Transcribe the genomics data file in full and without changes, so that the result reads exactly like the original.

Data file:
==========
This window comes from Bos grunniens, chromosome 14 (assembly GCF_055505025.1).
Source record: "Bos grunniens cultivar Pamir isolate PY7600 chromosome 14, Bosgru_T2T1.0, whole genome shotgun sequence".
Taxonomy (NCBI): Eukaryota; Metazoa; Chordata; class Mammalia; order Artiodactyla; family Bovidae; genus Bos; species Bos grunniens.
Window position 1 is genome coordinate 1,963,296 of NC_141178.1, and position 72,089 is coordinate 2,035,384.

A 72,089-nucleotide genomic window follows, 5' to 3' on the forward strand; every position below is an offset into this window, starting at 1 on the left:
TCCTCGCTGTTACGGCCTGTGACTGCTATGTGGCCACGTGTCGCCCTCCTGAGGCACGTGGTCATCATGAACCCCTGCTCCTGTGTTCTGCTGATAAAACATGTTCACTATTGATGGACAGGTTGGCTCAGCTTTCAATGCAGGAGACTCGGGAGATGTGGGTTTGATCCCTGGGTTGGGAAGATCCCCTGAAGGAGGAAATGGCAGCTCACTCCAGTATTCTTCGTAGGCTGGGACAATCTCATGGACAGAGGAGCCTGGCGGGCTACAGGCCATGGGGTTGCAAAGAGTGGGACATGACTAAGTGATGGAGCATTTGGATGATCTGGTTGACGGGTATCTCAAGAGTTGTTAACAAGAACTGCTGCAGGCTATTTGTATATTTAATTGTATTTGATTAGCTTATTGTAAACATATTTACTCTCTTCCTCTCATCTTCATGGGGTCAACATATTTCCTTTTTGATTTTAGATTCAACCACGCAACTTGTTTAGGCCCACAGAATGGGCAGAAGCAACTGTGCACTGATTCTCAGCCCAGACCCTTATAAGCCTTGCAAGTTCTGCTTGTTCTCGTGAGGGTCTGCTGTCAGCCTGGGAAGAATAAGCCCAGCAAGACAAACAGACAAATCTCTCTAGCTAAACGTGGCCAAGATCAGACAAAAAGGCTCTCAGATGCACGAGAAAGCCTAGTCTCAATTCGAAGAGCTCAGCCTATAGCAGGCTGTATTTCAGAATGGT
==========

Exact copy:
This window comes from Bos grunniens, chromosome 14 (assembly GCF_055505025.1).
Source record: "Bos grunniens cultivar Pamir isolate PY7600 chromosome 14, Bosgru_T2T1.0, whole genome shotgun sequence".
Taxonomy (NCBI): Eukaryota; Metazoa; Chordata; class Mammalia; order Artiodactyla; family Bovidae; genus Bos; species Bos grunniens.
Window position 1 is genome coordinate 1,963,296 of NC_141178.1, and position 72,089 is coordinate 2,035,384.

A 72,089-nucleotide genomic window follows, 5' to 3' on the forward strand; every position below is an offset into this window, starting at 1 on the left:
TCCTCGCTGTTACGGCCTGTGACTGCTATGTGGCCACGTGTCGCCCTCCTGAGGCACGTGGTCATCATGAACCCCTGCTCCTGTGTTCTGCTGATAAAACATGTTCACTATTGATGGACAGGTTGGCTCAGCTTTCAATGCAGGAGACTCGGGAGATGTGGGTTTGATCCCTGGGTTGGGAAGATCCCCTGAAGGAGGAAATGGCAGCTCACTCCAGTATTCTTCGTAGGCTGGGACAATCTCATGGACAGAGGAGCCTGGCGGGCTACAGGCCATGGGGTTGCAAAGAGTGGGACATGACTAAGTGATGGAGCATTTGGATGATCTGGTTGACGGGTATCTCAAGAGTTGTTAACAAGAACTGCTGCAGGCTATTTGTATATTTAATTGTATTTGATTAGCTTATTGTAAACATATTTACTCTCTTCCTCTCATCTTCATGGGGTCAACATATTTCCTTTTTGATTTTAGATTCAACCACGCAACTTGTTTAGGCCCACAGAATGGGCAGAAGCAACTGTGCACTGATTCTCAGCCCAGACCCTTATAAGCCTTGCAAGTTCTGCTTGTTCTCGTGAGGGTCTGCTGTCAGCCTGGGAAGAATAAGCCCAGCAAGACAAACAGACAAATCTCTCTAGCTAAACGTGGCCAAGATCAGACAAAAAGGCTCTCAGATGCACGAGAAAGCCTAGTCTCAATTCGAAGAGCTCAGCCTATAGCAGGCTGTATTTCAGAATGGT